I can’t lie… I missed you.
I dipped away for a moment, but Blastoff’s modernist is back. My name is Pat Shand, and I’m here at Blastoff talking about comics new and old… though we’re focusing a bit more on the old this month. I’m diving into 1987’s Justice League run by J. M. DeMatteis, Keith Giffen, and Kevin Maguire. Blastoff head honcho Scott Tipton tells me that it has an unconventional tone for a superhero book of the time, so I’m eager to see how it holds up in 2018. Let’s go!
We’re starting with #1. Now, just as an anecdote, I recognize this cover. I’m probably among the few people who think exclusively of Joss Whedon’s Angel when I see this, but this Justice League #1 cover was paid homage to on Angel: After the Fall #5. And I can see why. It’s an interesting group shot, positioning the characters in a way that is unconventional but visually interesting, allowing us to see everyone in full detail. Just to show how blind I’m going in here, of the ten characters pictured, I have no idea who four of them are. I see Batman, Blue Beetle (I think – I remember him with a different costume), Guy Gardner, Shazam, Martian Manhunter, and Mister Miracle. It’s a very different Justice League than who we have in the modern book, so let’s see how these folks did their thing in 1987.
Off the top, from the way Guy Gardner is folding his arms, I’m not buying the tough guy attitude. He looks like Trump. And not even Trump then. He looks like Trump now, especially compared to smooth-face, Six-Pack Shazam to his left.
The first half of the comic assembles the team. There’s no real style or flair to it, no inciting incident that brings them together – I’m thinking of how Loki’s attack in the early years of Marvel made the Avengers assemble. Here, no. Superheroes want to form a Justice League, they meet in a board room, argue, and… then, they’re the Justice League. That’s kind of it. The meat of the story comes from the character interaction, and I’m getting the sense from the pacing and focus here that this is going to be the mode in which this series generally operates. Guy Gardner – one of many Green Lanterns – is the self-proclaimed leader, at first. Black Canary (ah, that’s who that is… didn’t recognize this version of her costume) enters and they’re instantly bickering. Guy is on his machismo tip, dropping references to Sylvester Stallone and how great it feels to be in charge, and Black Canary is not having it. Along with Martian Manhunter, she seems torn up about what happened with the previous incarnation of the Justice League, and is put off in a major way by Gardner’s disrespectful way of bossing people around with insults. Though she doesn’t say it, she might also hate his bowl cut. Who wouldn’t?
Mister Miracle comes in, accompanied by Oberon, who I’m now beginning to remember from Kirby Month here at Blastoff. Shazam is “Captain Marvel” in this era – sorry, comics historians, and especially you, Scott… I just didn’t know when the switch happened in history! – and the guy who looks like a big yellow… er, let’s go with protective barrier is Doctor Fate. As a newbie to this title and some of these characters, watching these heroes interact and exploring the surface of their motivations was pretty interesting. Doctor Fate is mysterious as hell and his reasons for joining the League are cloaked in shadow, so he’s definitely a standout character for me… especially compared to someone like Guy, whose outbursts make him seem weak-willed, insecure, unintelligent, and belligerent. He seems like he’s the weakest person in the room and knows it, so verbally and physically tries to dominate everyone… and listen, as a reader, I get it. It works in establishing Gardner’s role, and doubly so when he is submissive to the imposing Batman – but it’s incredibly heavy-handed. Guy could’ve had half the lines in this book that he did and the same information would’ve been conveyed to the readeer.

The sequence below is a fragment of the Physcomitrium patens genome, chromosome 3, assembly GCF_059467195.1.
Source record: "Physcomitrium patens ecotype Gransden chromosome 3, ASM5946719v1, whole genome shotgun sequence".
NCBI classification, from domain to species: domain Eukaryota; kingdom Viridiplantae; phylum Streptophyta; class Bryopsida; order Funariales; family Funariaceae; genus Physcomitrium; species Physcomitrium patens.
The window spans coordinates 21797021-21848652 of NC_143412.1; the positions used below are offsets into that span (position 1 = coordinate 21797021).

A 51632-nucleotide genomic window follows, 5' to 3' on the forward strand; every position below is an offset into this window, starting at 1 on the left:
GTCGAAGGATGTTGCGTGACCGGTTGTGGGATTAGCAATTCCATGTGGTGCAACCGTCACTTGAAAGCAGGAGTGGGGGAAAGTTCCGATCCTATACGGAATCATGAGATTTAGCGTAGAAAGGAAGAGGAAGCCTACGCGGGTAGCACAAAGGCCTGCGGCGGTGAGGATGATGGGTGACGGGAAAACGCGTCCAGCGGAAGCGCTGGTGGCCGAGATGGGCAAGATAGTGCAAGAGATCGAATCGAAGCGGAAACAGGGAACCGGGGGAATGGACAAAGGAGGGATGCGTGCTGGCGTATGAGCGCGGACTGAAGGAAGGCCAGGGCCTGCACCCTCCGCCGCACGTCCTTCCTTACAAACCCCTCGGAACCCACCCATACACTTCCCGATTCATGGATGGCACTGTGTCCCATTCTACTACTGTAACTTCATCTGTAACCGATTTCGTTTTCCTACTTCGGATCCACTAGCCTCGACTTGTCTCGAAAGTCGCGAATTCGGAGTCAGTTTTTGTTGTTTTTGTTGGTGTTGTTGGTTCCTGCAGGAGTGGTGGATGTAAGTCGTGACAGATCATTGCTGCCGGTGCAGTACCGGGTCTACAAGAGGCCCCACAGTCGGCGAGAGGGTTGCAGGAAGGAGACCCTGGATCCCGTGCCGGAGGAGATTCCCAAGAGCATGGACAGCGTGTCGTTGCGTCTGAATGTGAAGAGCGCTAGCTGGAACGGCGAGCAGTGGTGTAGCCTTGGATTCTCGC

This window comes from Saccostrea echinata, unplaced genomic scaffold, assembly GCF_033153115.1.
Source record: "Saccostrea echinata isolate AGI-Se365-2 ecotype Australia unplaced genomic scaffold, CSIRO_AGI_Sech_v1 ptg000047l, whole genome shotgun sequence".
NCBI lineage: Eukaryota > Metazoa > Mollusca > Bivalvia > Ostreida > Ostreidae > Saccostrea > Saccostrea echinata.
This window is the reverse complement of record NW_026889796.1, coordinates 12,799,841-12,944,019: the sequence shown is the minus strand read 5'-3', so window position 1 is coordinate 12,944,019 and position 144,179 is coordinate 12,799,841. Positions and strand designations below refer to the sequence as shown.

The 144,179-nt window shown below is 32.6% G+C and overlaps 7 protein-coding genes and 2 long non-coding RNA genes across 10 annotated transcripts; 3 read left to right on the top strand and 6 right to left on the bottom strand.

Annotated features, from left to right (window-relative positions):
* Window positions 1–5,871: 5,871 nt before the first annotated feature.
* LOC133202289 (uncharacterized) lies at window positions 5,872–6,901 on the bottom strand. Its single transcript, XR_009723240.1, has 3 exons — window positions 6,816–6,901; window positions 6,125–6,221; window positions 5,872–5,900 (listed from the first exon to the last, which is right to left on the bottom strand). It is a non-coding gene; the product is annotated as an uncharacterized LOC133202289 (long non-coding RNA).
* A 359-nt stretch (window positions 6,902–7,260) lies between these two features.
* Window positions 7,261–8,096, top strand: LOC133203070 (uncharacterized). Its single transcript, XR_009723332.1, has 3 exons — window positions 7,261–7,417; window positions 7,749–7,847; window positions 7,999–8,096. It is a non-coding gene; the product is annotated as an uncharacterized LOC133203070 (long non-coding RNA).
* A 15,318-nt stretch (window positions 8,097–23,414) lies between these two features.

What I found a lot less interesting than the interaction between the heroes was the public reaction to the Justice League reassembling. There was a huge focus on this, and while a lot of it was to show that the villain-in-the-shadows Maxwell Lord (appearing here for the first time!) is watching closely, it felt like a lot of filler in this issue. It wouldn’t have made that much of a different in my reading experience if the rest of the book were more nuanced and varied, but really it was 70% Guy Gardner being a douchebag, 10% other members being annoyed with Guy Gardner for being a douchebag, 10% superheroics, and the rest was just people reacting to / watching the League from afar.
Today’s comics are frequently criticized for concept of “writing for trade,” but if we’re being honest, the same could be said about this issue. It’s a decent first chapter to a longer story, but its biggest strengths lie in making me wonder what will happen next rather than giving a satisfying and interesting read in this first issue. We’re just breaking through the first layers of these characters, so I expect a lot of depth and nuance to come out as their journey continues. I bet we’ll see Guy Gardner revealed as someone whose outward dickery functions as a shield to keep people at arm’s length. I’d predict, too, that Black Canary and Martian Manhunter will be dealing with past trauma on an ongoing basis, while learning to connect with this new team for what it is, hopefully leaving behind their histories of hurt and embracing their heroism. As far as everyone else, this is just the introduction, and I genuinely have no clue where it’s going in the larger sense – but I’m strapped in for the ride and ready to find out.
NEXT: We skip a few issues and land on Justice League #4.